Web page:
"I was in such a bad position," Hendricks said of his abbreviated outing. "[Friday], it was so noticeable. My backside is not tall enough, so I'm collapsing. My shoulders are off, they aren't on line, and my arm path, I'm getting my arm stuck behind me."
He and pitching coach Chris Bosio broke down the video, compared it to what he's doing now and were able to come up with some drills in hopes of getting Hendricks back on track.
"Everybody has different mechanics," Hendricks said. "Some guys are rotational. For me, being rotational is not good at all. I have to be on line, my shoulders square, then I can get to the bottom of the zone."
He felt relieved to find an answer.
"It's been frustrating," he said of this season. "All year, trying to find the answer. All year, it hasn't felt right. Even when I had a good outing, it just happened that my hand position was good that day."
• Jorge Soler was originally to start in right field on Saturday, but he was switched to be designated hitter because of a tight right calf.
"It's nothing awful, but why make him run around out there?" Cubs manager Joe Maddon said. "Get it well today, then I can definitely play him out there [Sunday]."
• Maddon had no problems with reliever Pedro Strop's demonstrative arm pumps after striking out a batter to end the eighth inning Friday.
"To me, it's rather amusing," Maddon said. "I don't have any issue at all. If you're the kind of guy who looks for that kind of stuff and need that as motivation, come on."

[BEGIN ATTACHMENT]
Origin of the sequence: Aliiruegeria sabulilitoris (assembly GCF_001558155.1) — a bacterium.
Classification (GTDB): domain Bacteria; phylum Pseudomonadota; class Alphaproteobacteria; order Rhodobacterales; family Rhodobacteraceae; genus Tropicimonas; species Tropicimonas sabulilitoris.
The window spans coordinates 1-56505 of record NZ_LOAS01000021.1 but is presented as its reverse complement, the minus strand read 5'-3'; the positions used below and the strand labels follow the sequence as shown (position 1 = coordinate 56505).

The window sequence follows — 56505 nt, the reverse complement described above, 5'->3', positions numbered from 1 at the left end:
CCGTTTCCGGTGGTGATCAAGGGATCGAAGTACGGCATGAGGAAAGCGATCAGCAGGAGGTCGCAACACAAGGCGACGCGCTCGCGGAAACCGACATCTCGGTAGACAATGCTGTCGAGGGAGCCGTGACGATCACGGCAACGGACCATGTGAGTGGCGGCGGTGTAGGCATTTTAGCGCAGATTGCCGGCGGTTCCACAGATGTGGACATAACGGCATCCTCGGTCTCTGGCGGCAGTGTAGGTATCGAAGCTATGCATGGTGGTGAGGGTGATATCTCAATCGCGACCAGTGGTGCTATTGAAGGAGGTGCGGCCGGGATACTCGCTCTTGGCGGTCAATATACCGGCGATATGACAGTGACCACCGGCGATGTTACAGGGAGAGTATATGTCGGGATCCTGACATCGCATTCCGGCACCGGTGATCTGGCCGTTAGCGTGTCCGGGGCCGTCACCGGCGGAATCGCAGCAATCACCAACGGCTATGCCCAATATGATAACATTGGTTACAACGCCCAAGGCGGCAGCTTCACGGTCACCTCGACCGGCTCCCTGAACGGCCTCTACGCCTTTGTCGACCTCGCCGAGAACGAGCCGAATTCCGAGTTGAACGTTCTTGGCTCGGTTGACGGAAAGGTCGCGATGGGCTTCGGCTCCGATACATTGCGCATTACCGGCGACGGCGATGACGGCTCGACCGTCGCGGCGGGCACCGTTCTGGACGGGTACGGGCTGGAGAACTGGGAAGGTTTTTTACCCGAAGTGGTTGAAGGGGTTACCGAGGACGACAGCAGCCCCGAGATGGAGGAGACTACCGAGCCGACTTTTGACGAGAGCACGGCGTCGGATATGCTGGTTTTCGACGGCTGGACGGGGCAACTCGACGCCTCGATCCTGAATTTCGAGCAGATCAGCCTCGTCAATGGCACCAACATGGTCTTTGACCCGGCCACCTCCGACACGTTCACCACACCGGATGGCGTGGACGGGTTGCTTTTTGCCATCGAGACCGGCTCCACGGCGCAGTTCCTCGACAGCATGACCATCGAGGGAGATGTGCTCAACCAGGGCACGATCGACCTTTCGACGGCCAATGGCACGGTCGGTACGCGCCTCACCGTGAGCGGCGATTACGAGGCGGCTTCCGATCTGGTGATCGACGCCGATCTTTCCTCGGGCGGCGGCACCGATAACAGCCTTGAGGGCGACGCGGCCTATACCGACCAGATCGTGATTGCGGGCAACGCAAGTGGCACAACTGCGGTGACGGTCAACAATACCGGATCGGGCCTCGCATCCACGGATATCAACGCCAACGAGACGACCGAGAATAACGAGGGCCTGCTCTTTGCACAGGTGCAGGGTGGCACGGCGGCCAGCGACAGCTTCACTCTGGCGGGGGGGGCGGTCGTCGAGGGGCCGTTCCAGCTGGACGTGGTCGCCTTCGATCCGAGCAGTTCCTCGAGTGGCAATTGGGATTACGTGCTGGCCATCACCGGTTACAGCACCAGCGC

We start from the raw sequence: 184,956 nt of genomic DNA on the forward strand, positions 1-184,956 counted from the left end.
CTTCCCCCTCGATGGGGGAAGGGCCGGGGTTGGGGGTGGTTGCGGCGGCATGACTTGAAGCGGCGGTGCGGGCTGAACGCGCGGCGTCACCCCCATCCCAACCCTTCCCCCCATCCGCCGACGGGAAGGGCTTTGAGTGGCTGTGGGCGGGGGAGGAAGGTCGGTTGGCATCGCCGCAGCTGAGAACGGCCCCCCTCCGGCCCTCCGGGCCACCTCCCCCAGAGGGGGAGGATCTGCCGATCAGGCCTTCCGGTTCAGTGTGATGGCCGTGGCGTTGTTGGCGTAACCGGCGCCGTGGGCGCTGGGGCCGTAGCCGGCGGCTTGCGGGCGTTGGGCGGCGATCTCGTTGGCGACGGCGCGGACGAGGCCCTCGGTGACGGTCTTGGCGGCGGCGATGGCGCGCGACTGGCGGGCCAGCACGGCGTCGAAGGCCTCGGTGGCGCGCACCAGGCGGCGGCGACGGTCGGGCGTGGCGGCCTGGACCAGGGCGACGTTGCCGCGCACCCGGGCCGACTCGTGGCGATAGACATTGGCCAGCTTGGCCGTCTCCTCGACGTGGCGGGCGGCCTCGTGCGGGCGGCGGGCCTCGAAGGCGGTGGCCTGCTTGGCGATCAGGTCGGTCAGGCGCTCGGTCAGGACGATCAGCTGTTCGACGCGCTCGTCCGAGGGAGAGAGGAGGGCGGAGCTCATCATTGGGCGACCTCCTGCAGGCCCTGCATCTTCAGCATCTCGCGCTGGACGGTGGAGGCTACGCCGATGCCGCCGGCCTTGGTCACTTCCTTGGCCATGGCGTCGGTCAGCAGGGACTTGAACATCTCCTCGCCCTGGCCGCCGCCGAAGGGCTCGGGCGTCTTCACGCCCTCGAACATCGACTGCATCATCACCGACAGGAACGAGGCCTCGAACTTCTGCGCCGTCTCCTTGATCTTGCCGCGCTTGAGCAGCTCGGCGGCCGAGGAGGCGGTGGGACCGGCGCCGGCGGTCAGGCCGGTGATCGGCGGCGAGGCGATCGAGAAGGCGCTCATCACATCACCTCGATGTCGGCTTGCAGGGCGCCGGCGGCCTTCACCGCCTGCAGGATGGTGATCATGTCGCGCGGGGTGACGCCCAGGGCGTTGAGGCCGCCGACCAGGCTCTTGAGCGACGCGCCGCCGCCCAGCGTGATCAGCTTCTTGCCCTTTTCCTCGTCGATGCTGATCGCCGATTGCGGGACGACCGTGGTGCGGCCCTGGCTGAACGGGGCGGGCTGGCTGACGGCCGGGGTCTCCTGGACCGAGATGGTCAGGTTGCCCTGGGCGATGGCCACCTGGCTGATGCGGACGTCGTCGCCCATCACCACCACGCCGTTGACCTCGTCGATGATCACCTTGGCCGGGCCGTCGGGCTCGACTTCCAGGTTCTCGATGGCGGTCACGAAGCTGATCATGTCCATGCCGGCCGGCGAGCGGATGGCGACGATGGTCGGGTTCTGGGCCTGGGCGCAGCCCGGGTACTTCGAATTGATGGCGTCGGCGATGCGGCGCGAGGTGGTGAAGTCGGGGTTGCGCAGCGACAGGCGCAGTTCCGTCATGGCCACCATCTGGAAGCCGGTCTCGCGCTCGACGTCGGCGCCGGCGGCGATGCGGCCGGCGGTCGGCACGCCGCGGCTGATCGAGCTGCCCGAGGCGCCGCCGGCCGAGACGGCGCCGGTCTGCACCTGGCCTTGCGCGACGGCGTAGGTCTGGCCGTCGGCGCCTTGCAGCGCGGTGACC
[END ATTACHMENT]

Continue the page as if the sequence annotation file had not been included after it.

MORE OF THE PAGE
Maddon, a big fan of Al Hrabosky, the "Mad Hungarian" reliever for the Cardinals, said what Strop did Friday was "natural."
Strop was amped up after the White Sox Alexei Ramirez pointed his finger at the right-hander while standing on second base. Maddon said Ramirez threw the manager a baseball before the game.
"I put my phone number on it and threw it back," Maddon said.
• Clayton Richard has pitched in relief before, so it hasn't been too difficult of an adjustment to come out of the bullpen for the Cubs. The lefty picked up the win in relief Friday, giving up one hit over two scoreless innings.
"I did it early in my career, so it's not new," Richard said. "It's something that takes a little bit of time to get adjusted to. At the end of the day, it's just executing pitches. If you're able to do that, you'll be successful, no matter if you're starting or relieving."